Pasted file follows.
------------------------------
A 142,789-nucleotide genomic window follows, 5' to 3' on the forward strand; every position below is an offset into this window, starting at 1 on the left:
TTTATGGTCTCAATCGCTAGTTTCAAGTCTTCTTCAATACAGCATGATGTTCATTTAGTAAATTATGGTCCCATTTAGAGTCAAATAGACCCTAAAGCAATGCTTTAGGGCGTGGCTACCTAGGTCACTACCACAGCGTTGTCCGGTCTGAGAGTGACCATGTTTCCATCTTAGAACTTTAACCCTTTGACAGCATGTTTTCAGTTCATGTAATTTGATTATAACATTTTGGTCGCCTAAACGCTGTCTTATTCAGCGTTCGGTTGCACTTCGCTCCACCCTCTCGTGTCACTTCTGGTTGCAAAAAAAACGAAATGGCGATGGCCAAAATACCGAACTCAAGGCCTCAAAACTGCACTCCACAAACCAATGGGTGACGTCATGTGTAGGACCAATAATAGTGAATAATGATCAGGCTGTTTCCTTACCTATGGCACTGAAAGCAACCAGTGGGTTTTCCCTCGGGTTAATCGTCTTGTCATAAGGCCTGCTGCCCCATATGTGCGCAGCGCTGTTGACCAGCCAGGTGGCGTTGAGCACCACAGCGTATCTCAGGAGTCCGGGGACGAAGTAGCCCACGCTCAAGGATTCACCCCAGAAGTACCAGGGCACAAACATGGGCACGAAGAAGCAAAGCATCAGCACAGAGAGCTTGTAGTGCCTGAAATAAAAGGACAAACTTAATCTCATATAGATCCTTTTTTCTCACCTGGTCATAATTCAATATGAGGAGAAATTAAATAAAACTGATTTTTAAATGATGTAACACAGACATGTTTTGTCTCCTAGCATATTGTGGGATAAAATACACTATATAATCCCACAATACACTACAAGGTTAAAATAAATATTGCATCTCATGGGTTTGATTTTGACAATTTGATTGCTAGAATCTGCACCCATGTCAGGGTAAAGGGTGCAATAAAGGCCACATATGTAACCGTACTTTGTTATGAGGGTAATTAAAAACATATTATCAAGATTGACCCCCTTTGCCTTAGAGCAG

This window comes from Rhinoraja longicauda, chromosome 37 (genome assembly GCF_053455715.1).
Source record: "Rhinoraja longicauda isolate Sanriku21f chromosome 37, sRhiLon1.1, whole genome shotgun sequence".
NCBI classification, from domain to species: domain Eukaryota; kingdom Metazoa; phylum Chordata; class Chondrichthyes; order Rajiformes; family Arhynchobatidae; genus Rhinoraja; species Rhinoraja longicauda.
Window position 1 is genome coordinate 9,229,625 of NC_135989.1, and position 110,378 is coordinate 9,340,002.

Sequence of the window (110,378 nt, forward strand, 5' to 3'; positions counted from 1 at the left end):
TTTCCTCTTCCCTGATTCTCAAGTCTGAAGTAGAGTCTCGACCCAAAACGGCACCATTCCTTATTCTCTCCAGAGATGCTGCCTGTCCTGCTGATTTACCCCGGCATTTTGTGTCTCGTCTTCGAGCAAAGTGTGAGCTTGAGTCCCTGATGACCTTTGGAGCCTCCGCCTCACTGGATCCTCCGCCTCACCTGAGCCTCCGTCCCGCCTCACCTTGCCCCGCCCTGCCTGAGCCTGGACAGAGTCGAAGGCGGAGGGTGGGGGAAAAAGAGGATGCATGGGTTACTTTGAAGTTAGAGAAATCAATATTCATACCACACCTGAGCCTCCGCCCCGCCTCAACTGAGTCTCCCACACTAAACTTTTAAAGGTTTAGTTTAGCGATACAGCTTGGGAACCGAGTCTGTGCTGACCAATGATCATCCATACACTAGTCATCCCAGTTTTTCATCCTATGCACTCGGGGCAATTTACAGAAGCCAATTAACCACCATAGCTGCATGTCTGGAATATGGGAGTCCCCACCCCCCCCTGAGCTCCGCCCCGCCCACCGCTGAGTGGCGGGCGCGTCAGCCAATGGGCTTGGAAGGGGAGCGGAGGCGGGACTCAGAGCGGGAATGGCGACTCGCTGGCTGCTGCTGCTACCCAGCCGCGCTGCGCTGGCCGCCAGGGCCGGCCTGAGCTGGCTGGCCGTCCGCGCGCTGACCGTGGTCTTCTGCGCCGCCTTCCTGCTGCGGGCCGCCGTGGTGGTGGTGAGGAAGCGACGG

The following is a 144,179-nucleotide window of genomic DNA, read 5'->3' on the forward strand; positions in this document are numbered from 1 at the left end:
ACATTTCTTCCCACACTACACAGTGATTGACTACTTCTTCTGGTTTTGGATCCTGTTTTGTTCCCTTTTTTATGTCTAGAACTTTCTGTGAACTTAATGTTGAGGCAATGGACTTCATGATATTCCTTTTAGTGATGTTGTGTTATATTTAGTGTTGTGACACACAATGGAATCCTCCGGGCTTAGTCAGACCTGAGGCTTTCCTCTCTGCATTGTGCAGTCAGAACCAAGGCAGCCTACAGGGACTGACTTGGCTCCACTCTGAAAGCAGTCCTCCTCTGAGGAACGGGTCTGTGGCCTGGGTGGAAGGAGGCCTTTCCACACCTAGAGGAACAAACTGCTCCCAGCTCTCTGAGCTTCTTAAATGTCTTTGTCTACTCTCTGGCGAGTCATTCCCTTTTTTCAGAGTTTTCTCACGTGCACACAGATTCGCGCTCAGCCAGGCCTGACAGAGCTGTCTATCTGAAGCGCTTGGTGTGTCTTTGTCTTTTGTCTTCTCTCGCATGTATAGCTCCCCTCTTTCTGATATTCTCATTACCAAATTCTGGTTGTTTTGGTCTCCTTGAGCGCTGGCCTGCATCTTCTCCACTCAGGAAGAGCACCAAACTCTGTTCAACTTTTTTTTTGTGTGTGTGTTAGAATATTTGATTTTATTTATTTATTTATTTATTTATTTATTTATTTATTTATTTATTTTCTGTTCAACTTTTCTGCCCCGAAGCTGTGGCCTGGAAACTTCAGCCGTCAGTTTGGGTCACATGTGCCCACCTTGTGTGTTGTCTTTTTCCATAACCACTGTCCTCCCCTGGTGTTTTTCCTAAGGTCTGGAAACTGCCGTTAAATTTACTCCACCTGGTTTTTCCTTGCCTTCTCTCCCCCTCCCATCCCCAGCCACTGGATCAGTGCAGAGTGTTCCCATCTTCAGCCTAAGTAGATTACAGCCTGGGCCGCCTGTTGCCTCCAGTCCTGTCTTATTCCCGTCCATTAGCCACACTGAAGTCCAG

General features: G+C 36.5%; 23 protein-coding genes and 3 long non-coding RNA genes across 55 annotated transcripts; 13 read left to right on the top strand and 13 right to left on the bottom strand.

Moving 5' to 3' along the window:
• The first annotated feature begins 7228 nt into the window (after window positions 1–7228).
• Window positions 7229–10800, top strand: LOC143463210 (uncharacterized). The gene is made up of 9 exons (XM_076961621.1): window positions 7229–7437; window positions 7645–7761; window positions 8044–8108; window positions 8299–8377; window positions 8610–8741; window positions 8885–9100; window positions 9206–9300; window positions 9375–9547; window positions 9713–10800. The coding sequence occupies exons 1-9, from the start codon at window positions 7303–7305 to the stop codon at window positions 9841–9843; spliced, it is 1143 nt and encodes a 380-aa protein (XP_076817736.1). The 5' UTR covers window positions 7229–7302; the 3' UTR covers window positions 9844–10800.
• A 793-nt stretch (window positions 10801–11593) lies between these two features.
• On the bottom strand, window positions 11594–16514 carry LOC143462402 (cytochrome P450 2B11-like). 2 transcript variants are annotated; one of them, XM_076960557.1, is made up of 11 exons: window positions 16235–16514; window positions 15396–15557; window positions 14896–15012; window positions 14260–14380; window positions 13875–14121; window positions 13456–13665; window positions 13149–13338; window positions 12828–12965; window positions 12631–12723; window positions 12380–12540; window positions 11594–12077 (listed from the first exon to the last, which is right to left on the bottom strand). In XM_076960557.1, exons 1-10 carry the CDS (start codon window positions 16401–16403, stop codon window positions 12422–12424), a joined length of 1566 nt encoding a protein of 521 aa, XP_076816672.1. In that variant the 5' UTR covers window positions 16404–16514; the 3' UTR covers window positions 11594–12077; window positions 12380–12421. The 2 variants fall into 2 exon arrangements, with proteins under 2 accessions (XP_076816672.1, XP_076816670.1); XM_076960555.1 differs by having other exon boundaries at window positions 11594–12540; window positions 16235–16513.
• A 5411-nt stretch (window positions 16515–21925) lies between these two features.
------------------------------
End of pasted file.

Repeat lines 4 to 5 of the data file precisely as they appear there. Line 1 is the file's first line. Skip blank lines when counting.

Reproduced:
Source record: "Rhinoraja longicauda isolate Sanriku21f chromosome 37, sRhiLon1.1, whole genome shotgun sequence".
NCBI classification, from domain to species: domain Eukaryota; kingdom Metazoa; phylum Chordata; class Chondrichthyes; order Rajiformes; family Arhynchobatidae; genus Rhinoraja; species Rhinoraja longicauda.